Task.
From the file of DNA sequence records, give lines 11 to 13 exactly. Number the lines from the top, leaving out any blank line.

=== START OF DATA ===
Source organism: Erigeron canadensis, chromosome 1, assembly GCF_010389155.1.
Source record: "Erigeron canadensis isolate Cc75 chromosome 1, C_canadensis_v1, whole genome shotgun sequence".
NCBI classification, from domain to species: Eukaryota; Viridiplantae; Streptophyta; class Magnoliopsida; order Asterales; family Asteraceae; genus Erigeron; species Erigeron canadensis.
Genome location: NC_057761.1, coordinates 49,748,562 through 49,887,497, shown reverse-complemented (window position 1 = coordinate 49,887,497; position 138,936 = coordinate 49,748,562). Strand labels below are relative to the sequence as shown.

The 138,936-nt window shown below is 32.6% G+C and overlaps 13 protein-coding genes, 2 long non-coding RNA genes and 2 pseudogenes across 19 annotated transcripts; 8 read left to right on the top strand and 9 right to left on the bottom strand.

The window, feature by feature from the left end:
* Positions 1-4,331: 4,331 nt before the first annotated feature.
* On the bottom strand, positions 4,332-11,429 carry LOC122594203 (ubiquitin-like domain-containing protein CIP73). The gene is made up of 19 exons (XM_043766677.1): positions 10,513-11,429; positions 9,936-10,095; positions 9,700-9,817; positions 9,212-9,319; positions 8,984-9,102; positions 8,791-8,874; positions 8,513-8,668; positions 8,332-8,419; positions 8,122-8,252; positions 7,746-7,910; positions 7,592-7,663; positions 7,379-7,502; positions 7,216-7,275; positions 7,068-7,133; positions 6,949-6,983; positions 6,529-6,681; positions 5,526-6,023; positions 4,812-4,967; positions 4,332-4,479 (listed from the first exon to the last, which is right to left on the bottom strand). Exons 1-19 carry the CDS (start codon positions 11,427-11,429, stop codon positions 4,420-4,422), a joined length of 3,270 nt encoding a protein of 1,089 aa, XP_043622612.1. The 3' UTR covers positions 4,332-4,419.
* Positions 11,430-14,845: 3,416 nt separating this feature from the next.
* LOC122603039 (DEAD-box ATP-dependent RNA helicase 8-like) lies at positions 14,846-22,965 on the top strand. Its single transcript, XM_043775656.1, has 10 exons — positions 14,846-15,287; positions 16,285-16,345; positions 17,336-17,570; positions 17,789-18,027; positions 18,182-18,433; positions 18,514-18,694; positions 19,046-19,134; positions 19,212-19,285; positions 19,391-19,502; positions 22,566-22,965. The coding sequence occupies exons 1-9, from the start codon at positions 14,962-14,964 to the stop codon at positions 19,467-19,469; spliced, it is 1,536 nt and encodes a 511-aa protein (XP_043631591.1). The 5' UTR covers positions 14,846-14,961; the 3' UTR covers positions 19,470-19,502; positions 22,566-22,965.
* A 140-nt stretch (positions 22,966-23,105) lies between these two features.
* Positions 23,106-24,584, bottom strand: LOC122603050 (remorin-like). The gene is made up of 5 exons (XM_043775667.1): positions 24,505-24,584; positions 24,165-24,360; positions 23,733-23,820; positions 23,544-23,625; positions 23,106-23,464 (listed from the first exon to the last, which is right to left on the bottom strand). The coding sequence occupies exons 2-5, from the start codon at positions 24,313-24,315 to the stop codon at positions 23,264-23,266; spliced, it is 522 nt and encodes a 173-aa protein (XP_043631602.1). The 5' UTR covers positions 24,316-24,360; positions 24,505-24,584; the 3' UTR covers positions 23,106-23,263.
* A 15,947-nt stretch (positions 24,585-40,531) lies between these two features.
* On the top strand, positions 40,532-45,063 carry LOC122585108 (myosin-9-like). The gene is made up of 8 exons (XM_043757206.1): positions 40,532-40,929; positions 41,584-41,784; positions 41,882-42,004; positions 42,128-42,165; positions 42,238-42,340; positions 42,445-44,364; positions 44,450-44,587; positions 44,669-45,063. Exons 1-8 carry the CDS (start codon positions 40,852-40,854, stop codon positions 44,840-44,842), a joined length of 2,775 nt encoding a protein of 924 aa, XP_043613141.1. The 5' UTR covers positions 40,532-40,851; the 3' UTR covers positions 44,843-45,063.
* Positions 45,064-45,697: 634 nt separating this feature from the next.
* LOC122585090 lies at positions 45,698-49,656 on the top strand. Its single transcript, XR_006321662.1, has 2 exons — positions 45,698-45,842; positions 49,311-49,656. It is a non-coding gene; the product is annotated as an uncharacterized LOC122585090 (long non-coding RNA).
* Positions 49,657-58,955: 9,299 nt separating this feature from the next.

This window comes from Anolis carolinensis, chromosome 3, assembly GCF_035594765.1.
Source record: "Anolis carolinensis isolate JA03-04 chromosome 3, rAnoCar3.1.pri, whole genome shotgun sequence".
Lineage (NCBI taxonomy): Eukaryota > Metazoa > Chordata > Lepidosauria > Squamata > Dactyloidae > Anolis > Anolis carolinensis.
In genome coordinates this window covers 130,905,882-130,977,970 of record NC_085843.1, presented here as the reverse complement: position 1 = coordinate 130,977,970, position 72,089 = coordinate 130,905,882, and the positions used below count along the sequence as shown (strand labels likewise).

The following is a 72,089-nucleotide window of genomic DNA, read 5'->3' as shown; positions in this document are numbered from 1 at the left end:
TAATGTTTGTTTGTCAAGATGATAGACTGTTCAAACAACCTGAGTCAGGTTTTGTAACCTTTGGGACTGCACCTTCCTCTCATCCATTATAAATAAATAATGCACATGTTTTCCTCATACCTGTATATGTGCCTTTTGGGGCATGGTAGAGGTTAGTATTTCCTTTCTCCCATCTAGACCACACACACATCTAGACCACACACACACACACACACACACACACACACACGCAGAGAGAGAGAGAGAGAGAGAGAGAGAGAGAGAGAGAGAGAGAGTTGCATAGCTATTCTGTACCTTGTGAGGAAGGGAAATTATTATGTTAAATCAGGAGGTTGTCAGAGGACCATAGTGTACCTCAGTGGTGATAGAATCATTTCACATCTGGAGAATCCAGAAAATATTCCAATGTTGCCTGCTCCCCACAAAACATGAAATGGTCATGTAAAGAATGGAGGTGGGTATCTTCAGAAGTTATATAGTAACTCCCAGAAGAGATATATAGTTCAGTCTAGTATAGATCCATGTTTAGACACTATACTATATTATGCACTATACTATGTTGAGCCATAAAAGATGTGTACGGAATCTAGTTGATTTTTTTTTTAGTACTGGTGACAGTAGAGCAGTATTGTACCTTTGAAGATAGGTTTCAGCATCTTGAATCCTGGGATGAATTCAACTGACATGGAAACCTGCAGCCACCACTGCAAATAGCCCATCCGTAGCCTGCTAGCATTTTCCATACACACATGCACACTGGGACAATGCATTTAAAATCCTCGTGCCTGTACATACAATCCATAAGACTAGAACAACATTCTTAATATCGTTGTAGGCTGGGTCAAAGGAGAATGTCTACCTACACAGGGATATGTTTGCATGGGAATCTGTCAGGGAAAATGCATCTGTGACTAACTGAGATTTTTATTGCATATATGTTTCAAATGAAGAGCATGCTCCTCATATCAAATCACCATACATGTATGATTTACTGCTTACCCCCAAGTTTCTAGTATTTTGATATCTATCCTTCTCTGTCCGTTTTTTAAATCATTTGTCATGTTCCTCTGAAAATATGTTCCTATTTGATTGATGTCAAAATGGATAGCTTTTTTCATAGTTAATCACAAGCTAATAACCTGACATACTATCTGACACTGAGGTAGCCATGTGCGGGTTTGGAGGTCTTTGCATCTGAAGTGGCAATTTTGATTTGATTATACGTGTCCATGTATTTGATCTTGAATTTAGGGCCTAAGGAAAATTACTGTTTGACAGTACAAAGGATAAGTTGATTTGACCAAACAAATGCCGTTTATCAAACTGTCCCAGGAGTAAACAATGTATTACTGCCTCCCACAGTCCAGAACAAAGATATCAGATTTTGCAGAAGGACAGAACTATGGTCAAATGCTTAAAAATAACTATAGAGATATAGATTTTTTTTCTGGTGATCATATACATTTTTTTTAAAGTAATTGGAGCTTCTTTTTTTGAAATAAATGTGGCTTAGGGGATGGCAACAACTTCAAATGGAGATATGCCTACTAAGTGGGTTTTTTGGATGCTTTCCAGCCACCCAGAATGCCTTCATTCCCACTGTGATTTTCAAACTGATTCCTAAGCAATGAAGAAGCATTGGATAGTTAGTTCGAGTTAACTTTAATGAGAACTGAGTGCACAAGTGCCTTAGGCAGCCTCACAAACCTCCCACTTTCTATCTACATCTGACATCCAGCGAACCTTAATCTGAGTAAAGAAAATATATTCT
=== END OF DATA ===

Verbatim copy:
* A 140-nt stretch (positions 22,966-23,105) lies between these two features.
* Positions 23,106-24,584, bottom strand: LOC122603050 (remorin-like). The gene is made up of 5 exons (XM_043775667.1): positions 24,505-24,584; positions 24,165-24,360; positions 23,733-23,820; positions 23,544-23,625; positions 23,106-23,464 (listed from the first exon to the last, which is right to left on the bottom strand). The coding sequence occupies exons 2-5, from the start codon at positions 24,313-24,315 to the stop codon at positions 23,264-23,266; spliced, it is 522 nt and encodes a 173-aa protein (XP_043631602.1). The 5' UTR covers positions 24,316-24,360; positions 24,505-24,584; the 3' UTR covers positions 23,106-23,263.
* A 15,947-nt stretch (positions 24,585-40,531) lies between these two features.